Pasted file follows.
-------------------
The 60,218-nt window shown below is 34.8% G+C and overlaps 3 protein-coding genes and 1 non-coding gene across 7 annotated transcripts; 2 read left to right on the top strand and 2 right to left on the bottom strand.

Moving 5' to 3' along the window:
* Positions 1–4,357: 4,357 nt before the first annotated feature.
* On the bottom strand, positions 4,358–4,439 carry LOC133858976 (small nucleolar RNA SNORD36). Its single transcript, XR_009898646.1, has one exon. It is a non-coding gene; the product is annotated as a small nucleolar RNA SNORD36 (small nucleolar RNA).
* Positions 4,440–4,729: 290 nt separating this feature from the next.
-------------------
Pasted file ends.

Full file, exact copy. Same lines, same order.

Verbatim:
The 60,218-nt window shown below is 34.8% G+C and overlaps 3 protein-coding genes and 1 non-coding gene across 7 annotated transcripts; 2 read left to right on the top strand and 2 right to left on the bottom strand.

Moving 5' to 3' along the window:
* Positions 1–4,357: 4,357 nt before the first annotated feature.
* On the bottom strand, positions 4,358–4,439 carry LOC133858976 (small nucleolar RNA SNORD36). Its single transcript, XR_009898646.1, has one exon. It is a non-coding gene; the product is annotated as a small nucleolar RNA SNORD36 (small nucleolar RNA).
* Positions 4,440–4,729: 290 nt separating this feature from the next.